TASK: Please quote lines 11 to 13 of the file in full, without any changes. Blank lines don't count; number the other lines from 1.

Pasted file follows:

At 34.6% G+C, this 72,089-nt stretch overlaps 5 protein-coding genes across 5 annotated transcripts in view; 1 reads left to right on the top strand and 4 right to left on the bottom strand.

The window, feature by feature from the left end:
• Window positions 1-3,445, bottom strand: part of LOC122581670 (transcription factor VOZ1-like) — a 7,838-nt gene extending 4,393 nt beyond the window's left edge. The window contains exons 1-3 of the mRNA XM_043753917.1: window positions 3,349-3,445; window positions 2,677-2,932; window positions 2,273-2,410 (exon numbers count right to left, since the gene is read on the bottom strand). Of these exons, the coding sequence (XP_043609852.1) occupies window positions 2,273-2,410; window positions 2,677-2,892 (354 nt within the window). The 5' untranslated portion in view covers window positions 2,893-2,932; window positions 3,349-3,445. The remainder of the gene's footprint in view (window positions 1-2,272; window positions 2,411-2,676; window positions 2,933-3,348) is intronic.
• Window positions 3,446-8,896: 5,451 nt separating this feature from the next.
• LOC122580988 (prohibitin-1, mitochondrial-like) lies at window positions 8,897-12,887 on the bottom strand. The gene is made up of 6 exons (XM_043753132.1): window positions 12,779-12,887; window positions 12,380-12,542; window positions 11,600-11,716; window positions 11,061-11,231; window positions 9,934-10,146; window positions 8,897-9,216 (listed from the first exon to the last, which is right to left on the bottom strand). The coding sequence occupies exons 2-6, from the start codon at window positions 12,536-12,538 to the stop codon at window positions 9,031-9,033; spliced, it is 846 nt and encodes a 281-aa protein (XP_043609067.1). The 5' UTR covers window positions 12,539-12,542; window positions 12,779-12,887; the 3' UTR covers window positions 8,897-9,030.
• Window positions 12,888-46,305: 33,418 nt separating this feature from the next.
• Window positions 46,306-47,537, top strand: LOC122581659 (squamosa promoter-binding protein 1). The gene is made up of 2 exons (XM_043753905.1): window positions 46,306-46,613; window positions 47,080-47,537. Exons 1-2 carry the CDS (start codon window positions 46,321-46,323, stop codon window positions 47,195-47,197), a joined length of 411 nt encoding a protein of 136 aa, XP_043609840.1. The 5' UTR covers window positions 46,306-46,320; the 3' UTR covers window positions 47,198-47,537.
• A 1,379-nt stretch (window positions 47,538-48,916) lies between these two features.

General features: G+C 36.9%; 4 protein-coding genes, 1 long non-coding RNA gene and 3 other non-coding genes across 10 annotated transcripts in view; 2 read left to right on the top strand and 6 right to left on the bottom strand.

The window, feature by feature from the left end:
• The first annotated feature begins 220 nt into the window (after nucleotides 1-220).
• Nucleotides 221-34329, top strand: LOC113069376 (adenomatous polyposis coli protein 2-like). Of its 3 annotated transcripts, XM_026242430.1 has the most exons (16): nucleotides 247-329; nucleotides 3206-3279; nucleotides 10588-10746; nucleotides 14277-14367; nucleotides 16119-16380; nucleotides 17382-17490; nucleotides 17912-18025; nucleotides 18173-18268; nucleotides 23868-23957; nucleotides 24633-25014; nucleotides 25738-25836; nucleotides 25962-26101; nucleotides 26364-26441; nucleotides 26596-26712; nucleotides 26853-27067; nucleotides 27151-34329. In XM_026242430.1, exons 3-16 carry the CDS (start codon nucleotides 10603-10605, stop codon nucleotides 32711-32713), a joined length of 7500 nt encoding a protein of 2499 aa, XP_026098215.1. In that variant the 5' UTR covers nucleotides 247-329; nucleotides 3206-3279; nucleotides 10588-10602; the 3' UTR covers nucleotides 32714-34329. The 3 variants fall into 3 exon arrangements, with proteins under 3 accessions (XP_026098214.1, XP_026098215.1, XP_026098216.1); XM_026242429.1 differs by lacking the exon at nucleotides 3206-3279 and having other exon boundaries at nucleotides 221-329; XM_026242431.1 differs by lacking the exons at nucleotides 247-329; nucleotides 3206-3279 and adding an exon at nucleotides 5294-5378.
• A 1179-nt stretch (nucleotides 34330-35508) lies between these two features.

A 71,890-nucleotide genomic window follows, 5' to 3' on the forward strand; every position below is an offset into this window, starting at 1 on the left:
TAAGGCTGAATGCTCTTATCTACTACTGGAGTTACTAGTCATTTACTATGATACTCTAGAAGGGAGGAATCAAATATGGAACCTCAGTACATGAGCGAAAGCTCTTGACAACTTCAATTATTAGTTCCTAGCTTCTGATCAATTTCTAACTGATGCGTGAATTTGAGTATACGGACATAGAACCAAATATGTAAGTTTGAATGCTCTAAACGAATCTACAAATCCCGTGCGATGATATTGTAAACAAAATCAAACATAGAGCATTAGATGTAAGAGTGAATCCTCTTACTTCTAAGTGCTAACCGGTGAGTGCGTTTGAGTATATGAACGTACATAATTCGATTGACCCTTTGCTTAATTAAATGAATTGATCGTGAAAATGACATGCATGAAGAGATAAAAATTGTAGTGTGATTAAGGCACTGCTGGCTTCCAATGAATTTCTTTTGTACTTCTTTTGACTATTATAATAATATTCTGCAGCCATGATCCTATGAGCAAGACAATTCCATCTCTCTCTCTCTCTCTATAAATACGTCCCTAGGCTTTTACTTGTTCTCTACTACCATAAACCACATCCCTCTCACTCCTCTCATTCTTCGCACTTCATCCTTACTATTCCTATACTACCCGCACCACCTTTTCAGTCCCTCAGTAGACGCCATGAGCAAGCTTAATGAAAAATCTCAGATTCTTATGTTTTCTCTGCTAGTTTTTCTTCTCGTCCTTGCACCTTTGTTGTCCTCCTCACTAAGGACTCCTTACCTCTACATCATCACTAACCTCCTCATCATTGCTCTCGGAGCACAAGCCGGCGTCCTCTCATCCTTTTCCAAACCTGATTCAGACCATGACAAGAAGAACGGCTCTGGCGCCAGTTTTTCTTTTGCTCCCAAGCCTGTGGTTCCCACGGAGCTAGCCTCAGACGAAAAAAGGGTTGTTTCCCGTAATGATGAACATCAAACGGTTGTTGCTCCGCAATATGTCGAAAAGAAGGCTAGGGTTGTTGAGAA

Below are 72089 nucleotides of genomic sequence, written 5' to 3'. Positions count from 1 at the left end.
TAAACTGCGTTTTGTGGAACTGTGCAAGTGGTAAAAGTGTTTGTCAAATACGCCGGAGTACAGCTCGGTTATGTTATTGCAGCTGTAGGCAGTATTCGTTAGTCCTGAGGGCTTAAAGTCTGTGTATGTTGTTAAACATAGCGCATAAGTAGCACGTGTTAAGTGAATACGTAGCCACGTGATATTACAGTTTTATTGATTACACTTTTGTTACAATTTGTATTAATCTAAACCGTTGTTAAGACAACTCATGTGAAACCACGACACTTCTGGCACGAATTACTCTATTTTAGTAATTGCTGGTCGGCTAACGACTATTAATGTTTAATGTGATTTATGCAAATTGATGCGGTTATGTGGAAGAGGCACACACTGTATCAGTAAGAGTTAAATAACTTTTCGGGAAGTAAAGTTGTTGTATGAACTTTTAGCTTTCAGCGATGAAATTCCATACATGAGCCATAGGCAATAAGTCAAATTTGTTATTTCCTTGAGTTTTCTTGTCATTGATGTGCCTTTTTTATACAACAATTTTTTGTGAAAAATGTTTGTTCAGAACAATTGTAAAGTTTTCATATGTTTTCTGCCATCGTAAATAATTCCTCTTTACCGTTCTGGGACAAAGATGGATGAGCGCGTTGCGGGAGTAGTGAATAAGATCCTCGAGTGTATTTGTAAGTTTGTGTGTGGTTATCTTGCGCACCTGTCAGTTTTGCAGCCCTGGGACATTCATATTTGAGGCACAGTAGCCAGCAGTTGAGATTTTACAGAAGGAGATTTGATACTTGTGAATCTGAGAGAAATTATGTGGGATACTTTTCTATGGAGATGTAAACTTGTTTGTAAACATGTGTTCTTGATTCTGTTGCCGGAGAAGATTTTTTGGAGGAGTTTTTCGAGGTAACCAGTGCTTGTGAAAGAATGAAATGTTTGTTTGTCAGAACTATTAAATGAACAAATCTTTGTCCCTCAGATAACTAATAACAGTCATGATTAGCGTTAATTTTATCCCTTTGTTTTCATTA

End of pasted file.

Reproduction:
• The first annotated feature begins 220 nt into the window (after nucleotides 1-220).
• Nucleotides 221-34329, top strand: LOC113069376 (adenomatous polyposis coli protein 2-like). Of its 3 annotated transcripts, XM_026242430.1 has the most exons (16): nucleotides 247-329; nucleotides 3206-3279; nucleotides 10588-10746; nucleotides 14277-14367; nucleotides 16119-16380; nucleotides 17382-17490; nucleotides 17912-18025; nucleotides 18173-18268; nucleotides 23868-23957; nucleotides 24633-25014; nucleotides 25738-25836; nucleotides 25962-26101; nucleotides 26364-26441; nucleotides 26596-26712; nucleotides 26853-27067; nucleotides 27151-34329. In XM_026242430.1, exons 3-16 carry the CDS (start codon nucleotides 10603-10605, stop codon nucleotides 32711-32713), a joined length of 7500 nt encoding a protein of 2499 aa, XP_026098215.1. In that variant the 5' UTR covers nucleotides 247-329; nucleotides 3206-3279; nucleotides 10588-10602; the 3' UTR covers nucleotides 32714-34329. The 3 variants fall into 3 exon arrangements, with proteins under 3 accessions (XP_026098214.1, XP_026098215.1, XP_026098216.1); XM_026242429.1 differs by lacking the exon at nucleotides 3206-3279 and having other exon boundaries at nucleotides 221-329; XM_026242431.1 differs by lacking the exons at nucleotides 247-329; nucleotides 3206-3279 and adding an exon at nucleotides 5294-5378.
• A 1179-nt stretch (nucleotides 34330-35508) lies between these two features.